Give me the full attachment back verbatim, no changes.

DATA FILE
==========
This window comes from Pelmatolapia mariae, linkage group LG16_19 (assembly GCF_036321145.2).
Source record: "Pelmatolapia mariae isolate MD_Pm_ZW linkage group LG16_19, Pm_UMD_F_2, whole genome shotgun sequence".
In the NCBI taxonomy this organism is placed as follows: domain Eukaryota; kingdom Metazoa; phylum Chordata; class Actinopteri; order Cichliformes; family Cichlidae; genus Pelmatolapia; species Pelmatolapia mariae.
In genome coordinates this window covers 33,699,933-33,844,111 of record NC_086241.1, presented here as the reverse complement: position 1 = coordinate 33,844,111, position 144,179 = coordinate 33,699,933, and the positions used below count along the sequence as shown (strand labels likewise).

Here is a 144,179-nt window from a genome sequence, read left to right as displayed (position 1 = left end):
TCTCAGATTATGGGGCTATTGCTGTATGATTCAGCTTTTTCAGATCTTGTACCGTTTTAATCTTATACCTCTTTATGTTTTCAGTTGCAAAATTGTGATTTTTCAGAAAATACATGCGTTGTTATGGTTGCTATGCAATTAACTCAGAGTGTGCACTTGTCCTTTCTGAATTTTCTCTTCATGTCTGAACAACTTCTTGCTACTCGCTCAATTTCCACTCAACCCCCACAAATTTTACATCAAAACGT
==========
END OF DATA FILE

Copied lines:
This window comes from Pelmatolapia mariae, linkage group LG16_19 (assembly GCF_036321145.2).
Source record: "Pelmatolapia mariae isolate MD_Pm_ZW linkage group LG16_19, Pm_UMD_F_2, whole genome shotgun sequence".
In the NCBI taxonomy this organism is placed as follows: domain Eukaryota; kingdom Metazoa; phylum Chordata; class Actinopteri; order Cichliformes; family Cichlidae; genus Pelmatolapia; species Pelmatolapia mariae.
In genome coordinates this window covers 33,699,933-33,844,111 of record NC_086241.1, presented here as the reverse complement: position 1 = coordinate 33,844,111, position 144,179 = coordinate 33,699,933, and the positions used below count along the sequence as shown (strand labels likewise).

Here is a 144,179-nt window from a genome sequence, read left to right as displayed (position 1 = left end):
TCTCAGATTATGGGGCTATTGCTGTATGATTCAGCTTTTTCAGATCTTGTACCGTTTTAATCTTATACCTCTTTATGTTTTCAGTTGCAAAATTGTGATTTTTCAGAAAATACATGCGTTGTTATGGTTGCTATGCAATTAACTCAGAGTGTGCACTTGTCCTTTCTGAATTTTCTCTTCATGTCTGAACAACTTCTTGCTACTCGCTCAATTTCCACTCAACCCCCACAAATTTTACATCAAAACGT